May 21, 2024

Six Reasons to Start Reading at a Young Age and Continue to Share with Young Readers

Dancing Moose Montessori School

Six Reasons to Start Reading at a Young Age and Continue to Share with Young Readers

By: Dr. Joyce Sibbet

Reading to children helps them to become successful readers.

Being consistent in reading daily is the foundation of helping children enjoy learning from reading. They will look forward to an opportunity to read and share ideas about what they are reading. It’s ideal to read at the same time each day. If children are close to the same age, they may read together. If they are at different ages, it is best to read with them individually to enjoy books that are at their level. If children choose to read the same book over and over, be patient and let them enjoy the repetition. Their imagination is taking off with each read.

Reading will ideally start as young as infancy. As you point to pictures and talk about what the pictures mean, your infant will be able to relate to your voice and the idea that pictures have significance. Through this process language skills are emerging.

As children become readers themselves, it is still important for you to read with them. Share interest and enthusiasm for books that interest them. It’s an ideal way for you to connect and discuss ideas with your child.

Connecting to ideas in books help our child relate to experiences and feelings in their own lives:

In the book I Will Always Love You, Caroline Pedler, children can relate to the love that they experience as a member of a family. I love reading each page and relating back to family. “I will always love you because you’re my family. Even though I’m very small, I know you’re there for me.”

This a is perfect opportunity to discuss what it means to be there for our children, and when you’re snuggling close as you read the book, your child can literally feel the love.

Taking time to relate and apply knowledge from a book instills good mental notes that children can always draw upon.

Use reading time to bring about new concepts of print that help child understand the importance of words on a page.

Point to words as you read them so that children learn to recognize that words express meaning, follow from left to right, and are read from the top to the bottom of the page. They will be able to notice that letter combinations make up words that are spread apart. Even very young children recognize that pictures and words have different purposes. As you point to words on a page, they quickly learn the significance of how meaning is constructed.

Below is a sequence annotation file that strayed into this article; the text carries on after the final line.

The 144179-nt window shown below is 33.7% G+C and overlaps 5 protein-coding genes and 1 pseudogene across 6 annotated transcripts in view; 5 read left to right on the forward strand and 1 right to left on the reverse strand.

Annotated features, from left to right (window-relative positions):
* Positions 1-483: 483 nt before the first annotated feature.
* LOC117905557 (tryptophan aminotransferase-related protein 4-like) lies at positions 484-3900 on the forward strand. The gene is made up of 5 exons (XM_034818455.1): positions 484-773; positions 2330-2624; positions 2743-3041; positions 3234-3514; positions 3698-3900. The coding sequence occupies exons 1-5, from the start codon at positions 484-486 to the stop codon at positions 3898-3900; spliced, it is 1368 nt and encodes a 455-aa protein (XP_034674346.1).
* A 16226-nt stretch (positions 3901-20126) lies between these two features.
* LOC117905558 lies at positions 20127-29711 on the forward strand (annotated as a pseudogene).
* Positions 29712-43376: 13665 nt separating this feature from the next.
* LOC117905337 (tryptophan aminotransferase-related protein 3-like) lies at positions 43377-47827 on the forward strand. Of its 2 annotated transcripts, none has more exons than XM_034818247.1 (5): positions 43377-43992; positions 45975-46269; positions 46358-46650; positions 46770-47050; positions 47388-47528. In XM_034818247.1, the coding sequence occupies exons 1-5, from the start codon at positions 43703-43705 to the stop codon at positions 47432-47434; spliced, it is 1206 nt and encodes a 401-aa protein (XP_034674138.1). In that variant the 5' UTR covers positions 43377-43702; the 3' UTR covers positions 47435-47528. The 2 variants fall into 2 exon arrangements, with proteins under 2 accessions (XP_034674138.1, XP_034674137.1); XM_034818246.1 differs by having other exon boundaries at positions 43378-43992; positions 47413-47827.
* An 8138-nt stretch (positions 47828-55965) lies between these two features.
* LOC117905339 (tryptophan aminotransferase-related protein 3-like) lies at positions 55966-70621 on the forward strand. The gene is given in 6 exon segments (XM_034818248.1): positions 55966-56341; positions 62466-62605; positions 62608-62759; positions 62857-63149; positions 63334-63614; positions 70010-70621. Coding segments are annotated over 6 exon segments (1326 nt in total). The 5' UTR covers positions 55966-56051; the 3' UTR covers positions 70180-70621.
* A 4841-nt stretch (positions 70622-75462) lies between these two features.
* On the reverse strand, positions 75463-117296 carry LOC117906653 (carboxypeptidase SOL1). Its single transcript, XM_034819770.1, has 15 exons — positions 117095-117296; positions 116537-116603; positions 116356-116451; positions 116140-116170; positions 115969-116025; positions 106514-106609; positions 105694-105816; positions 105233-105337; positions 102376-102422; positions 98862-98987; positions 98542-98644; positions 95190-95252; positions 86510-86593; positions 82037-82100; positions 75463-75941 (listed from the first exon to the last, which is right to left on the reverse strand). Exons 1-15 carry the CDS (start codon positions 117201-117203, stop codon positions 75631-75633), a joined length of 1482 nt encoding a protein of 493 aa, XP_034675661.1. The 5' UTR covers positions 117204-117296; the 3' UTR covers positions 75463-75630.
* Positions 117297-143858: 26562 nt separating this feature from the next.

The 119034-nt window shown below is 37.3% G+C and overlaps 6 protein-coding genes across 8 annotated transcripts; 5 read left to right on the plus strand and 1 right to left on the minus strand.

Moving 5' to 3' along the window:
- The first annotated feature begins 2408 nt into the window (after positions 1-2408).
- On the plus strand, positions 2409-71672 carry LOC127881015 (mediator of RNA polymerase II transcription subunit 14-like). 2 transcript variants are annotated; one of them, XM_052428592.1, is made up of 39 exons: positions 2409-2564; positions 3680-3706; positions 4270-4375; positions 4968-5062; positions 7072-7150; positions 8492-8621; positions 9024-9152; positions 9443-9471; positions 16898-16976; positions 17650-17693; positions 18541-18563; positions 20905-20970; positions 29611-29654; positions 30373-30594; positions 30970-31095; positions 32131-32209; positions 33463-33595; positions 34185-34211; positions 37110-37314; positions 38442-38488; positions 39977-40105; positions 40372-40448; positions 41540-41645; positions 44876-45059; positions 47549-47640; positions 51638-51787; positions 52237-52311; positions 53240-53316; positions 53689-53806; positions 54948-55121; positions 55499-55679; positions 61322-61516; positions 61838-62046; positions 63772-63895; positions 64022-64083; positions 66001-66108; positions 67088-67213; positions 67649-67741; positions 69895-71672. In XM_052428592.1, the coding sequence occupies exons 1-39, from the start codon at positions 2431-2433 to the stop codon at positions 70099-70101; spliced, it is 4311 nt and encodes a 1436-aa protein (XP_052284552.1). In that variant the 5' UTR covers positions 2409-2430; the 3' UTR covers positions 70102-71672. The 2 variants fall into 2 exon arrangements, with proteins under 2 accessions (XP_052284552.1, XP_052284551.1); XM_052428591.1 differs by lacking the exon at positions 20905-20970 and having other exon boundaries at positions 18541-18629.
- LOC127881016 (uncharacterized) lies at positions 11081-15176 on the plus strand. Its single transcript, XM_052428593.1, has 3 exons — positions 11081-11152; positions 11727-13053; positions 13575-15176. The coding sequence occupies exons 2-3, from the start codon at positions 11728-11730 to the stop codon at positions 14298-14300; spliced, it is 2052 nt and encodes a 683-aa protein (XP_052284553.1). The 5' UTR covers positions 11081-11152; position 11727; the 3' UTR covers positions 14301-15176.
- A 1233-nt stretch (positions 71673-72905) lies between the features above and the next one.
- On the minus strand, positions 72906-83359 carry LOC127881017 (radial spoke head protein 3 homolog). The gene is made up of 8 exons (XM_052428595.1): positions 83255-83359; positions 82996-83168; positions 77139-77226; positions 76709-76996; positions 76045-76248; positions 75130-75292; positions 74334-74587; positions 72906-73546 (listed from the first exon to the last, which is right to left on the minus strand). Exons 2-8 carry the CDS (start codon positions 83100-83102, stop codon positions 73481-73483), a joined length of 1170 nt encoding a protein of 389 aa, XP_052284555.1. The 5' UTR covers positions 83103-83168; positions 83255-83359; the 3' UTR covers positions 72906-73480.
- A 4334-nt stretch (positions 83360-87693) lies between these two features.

Books bring to light new knowledge.

Eric Carle brings forward understanding of science as well as counting in his book, The Very Hungry Caterpillar. The caterpillar starts out eating one item, then two, three, through ten. Finally, he eats through a green leaf and is big enough to build a cocoon where he stays for two weeks and becomes a beautiful butterfly.

What an amazing experience to hear the order of numbers, count the objects as the story proceeds, and learn about how a caterpillar becomes a butterfly.

Reading to children is also recognized as a way of strengthening parts of the brain associated with visual imagery, vocabulary, and comprehension skills.

When children hear new ideas expressed in books, they have a stronger vocabulary to draw from for communication. As parents or other caregivers read books, they open opportunities for discussing and building understanding of concepts. Children’s comprehension is also enhanced by the illustrations they enjoy in books.

Keep a library of books around

Even when children haven’t read a book in a long time, they know their books by the cover, and they will be interested in reading them again. As they grow in age, they will grow in their ability to read more independently, which brings them great satisfaction. This may be the time that they would love to read the book to mom, dad, or little brother or sister.

As parents demonstrate enthusiasm for reading and connecting pictures with words on a page, they are building their children’s reading skills and independence.

At the youngest ages of infancy, reading brings satisfaction and a connection with language. At all ages reading with children brings intimate sharing times. Joy comes from the process of reading with parents and extends into the successful reading of children through adulthood.

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May 21, 2024


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